Drawings of a Student Woodcarver


Drawings of a Student Woodcarver:
William Barsley discusses the art of drawing specifically for carving

William Barsley discusses the art of drawing specifically for carving

Learning to draw comes easily for some but, for others such as myself, we find it an elusive skill that we would love to master, yet somehow just can’t quite grasp. It was therefore with a mixture of excitement and hesitation that I began drawing lessons this year at college. In this article I hope to give you a taster of a few of the methods and techniques that I’ve been learning, and reveal just how important drawing can be to your woodcarving practices. I’ve even included one of my worst drawings, in the hope of showing you some progression throughout the year!
Drawing is an essential part of the woodcarving diploma at the City and Guilds of London Art School and has been for many years, weighted as approximately 15% of the first year course. Lessons are unique in that they focus specifically on drawing for the purpose of improving and aiding our woodcarving. Our drawing teacher, Diane Magee, is a hugely passionate and successful teacher who has the ability to turn a student with very little drawing ability into one who can draw to a high standard.

Why draw at all?
Two contrasting phrases I often hear when talking about drawing in relation to woodcarving are: ‘But I don’t need to draw, I can carve just fine’ and ‘If you can’t draw you can’t carve!’ Prior to starting the course, I was most definitely in the former camp. I had been carving for years as a hobby, but felt much more comfortable carving than I did drawing. For some carvers this suits them just fine: they are able to see the form underlying the wood and carve it to precision with just a few guiding lines.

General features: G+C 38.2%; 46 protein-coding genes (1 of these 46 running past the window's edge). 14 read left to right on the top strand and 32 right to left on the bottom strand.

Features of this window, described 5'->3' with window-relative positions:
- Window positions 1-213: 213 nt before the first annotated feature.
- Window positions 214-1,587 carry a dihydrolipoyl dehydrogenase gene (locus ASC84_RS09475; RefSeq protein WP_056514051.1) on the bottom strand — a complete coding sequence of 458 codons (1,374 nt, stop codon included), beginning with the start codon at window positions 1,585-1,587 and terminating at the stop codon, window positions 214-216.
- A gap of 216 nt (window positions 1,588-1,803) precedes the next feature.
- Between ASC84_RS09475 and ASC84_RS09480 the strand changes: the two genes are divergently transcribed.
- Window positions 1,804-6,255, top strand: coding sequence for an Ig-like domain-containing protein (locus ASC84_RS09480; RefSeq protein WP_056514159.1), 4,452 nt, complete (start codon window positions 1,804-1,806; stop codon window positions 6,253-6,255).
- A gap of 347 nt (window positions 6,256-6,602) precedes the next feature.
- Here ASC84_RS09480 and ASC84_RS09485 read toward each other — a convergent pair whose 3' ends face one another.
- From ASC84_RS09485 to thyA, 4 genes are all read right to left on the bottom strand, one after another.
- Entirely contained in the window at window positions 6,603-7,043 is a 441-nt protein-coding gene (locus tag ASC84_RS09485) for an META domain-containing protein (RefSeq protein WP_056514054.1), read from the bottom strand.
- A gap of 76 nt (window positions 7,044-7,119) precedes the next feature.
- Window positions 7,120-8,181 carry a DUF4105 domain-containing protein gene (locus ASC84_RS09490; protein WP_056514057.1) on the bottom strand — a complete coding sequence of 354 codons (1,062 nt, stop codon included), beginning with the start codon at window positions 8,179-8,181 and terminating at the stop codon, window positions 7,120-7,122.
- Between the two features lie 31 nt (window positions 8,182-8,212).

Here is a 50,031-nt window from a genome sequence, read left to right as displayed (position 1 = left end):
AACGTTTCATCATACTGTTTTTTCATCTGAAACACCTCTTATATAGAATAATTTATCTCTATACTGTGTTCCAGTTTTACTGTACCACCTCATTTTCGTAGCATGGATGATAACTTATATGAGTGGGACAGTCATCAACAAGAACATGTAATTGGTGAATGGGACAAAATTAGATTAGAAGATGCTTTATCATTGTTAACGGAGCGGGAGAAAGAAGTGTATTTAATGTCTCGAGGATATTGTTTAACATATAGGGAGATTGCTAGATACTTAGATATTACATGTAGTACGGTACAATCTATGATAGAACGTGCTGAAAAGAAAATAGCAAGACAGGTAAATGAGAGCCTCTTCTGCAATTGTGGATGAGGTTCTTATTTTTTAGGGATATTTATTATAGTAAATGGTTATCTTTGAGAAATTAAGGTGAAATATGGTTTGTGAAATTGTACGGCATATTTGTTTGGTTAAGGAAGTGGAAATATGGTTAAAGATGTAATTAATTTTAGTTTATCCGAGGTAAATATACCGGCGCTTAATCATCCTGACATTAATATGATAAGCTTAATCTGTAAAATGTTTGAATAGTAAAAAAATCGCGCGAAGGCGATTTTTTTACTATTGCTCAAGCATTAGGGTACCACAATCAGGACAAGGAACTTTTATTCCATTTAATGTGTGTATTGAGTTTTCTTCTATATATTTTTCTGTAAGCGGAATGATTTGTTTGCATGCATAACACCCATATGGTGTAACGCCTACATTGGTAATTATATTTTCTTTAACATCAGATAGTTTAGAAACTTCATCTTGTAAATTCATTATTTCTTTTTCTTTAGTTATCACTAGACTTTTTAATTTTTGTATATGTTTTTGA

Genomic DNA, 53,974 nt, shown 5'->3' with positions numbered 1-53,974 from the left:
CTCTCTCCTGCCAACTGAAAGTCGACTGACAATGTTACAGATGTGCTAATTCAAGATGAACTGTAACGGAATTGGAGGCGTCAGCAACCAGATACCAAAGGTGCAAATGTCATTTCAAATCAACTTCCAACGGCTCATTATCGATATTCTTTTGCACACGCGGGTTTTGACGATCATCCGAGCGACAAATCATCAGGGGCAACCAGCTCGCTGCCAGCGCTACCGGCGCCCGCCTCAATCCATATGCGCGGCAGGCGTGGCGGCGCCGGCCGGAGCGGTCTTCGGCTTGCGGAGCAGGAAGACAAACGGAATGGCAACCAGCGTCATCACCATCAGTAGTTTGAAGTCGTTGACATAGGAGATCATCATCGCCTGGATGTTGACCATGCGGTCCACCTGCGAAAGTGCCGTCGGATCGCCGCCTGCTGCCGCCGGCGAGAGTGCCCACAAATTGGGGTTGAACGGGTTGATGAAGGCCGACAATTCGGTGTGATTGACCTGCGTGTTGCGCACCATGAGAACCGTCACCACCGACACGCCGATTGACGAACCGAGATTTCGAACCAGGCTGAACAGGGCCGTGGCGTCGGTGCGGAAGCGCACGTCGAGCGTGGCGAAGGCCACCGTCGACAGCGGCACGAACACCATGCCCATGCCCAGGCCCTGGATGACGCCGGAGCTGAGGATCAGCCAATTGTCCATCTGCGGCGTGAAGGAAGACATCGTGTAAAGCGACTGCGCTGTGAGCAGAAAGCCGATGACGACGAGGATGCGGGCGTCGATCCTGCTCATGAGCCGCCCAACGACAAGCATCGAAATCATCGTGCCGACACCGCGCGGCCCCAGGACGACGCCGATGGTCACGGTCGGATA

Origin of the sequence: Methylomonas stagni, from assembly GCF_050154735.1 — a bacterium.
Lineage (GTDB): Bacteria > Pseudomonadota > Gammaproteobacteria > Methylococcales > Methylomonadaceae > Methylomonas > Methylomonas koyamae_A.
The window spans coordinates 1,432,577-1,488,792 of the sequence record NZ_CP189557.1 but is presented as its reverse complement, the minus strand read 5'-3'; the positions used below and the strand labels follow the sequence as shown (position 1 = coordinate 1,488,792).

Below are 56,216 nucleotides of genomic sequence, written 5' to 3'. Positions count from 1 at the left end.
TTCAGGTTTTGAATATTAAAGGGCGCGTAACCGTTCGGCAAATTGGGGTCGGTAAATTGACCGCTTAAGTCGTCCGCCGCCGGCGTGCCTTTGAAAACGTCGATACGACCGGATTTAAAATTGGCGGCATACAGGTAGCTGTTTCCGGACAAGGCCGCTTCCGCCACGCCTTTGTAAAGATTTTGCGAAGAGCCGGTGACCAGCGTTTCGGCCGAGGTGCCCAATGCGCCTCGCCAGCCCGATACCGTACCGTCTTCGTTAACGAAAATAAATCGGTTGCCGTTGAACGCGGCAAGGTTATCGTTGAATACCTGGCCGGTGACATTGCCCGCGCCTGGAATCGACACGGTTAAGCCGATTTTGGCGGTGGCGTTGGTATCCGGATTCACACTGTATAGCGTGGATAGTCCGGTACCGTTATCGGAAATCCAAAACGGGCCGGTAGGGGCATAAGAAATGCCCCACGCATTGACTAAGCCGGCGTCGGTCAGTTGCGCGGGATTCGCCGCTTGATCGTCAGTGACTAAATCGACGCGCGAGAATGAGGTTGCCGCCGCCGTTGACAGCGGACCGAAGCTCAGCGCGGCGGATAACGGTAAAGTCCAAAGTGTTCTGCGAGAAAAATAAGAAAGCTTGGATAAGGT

However, for many, drawing is inextricably linked with their carving and helps them to better understand designs and forms before beginning to carve, giving them the freedom to express their thoughts on paper. I’ve often heard experienced carvers say that when one carves, they are in essence drawing with their chisel as you would a pencil. Drawing can also be a big part of the commissioning process, as showing potential clients good designs can sometimes mean the difference between getting a commission or not.

Course structure
For me personally, learning to draw was a daunting prospect when starting the course. It was a relief, therefore, that our tuition started by cutting right back to the basics, with the assumption that we had very little previous drawing experience. As with many of our lessons, we were grouped with the stone carvers, as the skill of drawing is beneficial to all types of carving, and so there were 13 of us in total.
In the first year, we have three eight-day blocks of drawing spread across the three terms. In the first term, we looked at an introduction to linear drawings and constructive methods. In our second, we were introduced to tone, light, shade and shadow and, finally, in our third term, we consolidated the first two terms with eight consecutive days of research drawing at the Victoria and Albert Museum.